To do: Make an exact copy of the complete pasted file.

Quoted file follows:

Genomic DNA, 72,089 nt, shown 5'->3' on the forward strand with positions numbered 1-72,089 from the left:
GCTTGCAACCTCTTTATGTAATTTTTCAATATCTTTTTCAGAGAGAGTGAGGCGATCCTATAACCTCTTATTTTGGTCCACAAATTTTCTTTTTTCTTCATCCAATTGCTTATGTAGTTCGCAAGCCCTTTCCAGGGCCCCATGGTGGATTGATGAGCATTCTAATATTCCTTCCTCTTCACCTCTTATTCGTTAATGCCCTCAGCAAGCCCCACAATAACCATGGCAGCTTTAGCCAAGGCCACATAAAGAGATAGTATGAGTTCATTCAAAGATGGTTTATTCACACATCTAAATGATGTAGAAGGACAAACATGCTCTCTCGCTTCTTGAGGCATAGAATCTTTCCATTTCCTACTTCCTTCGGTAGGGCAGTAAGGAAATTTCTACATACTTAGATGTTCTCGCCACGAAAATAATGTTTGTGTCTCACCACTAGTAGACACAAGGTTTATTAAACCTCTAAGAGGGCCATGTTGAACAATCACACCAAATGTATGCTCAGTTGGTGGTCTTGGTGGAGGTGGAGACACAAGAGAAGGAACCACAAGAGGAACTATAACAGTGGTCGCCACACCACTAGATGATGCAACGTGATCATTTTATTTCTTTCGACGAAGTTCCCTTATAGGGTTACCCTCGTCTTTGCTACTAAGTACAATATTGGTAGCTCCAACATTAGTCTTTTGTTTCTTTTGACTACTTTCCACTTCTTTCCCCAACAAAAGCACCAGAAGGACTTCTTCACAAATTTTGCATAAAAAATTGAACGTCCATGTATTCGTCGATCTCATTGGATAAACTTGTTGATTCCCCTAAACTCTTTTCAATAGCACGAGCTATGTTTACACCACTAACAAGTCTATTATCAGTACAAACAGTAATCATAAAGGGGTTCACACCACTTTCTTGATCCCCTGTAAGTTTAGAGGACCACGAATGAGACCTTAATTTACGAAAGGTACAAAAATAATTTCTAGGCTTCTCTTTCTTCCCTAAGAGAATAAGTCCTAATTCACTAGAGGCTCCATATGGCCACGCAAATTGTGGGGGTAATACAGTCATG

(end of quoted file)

Genomic DNA, 72,089 nt, shown 5'->3' on the forward strand with positions numbered 1-72,089 from the left:
GCTTGCAACCTCTTTATGTAATTTTTCAATATCTTTTTCAGAGAGAGTGAGGCGATCCTATAACCTCTTATTTTGGTCCACAAATTTTCTTTTTTCTTCATCCAATTGCTTATGTAGTTCGCAAGCCCTTTCCAGGGCCCCATGGTGGATTGATGAGCATTCTAATATTCCTTCCTCTTCACCTCTTATTCGTTAATGCCCTCAGCAAGCCCCACAATAACCATGGCAGCTTTAGCCAAGGCCACATAAAGAGATAGTATGAGTTCATTCAAAGATGGTTTATTCACACATCTAAATGATGTAGAAGGACAAACATGCTCTCTCGCTTCTTGAGGCATAGAATCTTTCCATTTCCTACTTCCTTCGGTAGGGCAGTAAGGAAATTTCTACATACTTAGATGTTCTCGCCACGAAAATAATGTTTGTGTCTCACCACTAGTAGACACAAGGTTTATTAAACCTCTAAGAGGGCCATGTTGAACAATCACACCAAATGTATGCTCAGTTGGTGGTCTTGGTGGAGGTGGAGACACAAGAGAAGGAACCACAAGAGGAACTATAACAGTGGTCGCCACACCACTAGATGATGCAACGTGATCATTTTATTTCTTTCGACGAAGTTCCCTTATAGGGTTACCCTCGTCTTTGCTACTAAGTACAATATTGGTAGCTCCAACATTAGTCTTTTGTTTCTTTTGACTACTTTCCACTTCTTTCCCCAACAAAAGCACCAGAAGGACTTCTTCACAAATTTTGCATAAAAAATTGAACGTCCATGTATTCGTCGATCTCATTGGATAAACTTGTTGATTCCCCTAAACTCTTTTCAATAGCACGAGCTATGTTTACACCACTAACAAGTCTATTATCAGTACAAACAGTAATCATAAAGGGGTTCACACCACTTTCTTGATCCCCTGTAAGTTTAGAGGACCACGAATGAGACCTTAATTTACGAAAGGTACAAAAATAATTTCTAGGCTTCTCTTTCTTCCCTAAGAGAATAAGTCCTAATTCACTAGAGGCTCCATATGGCCACGCAAATTGTGGGGGTAATACAGTCATG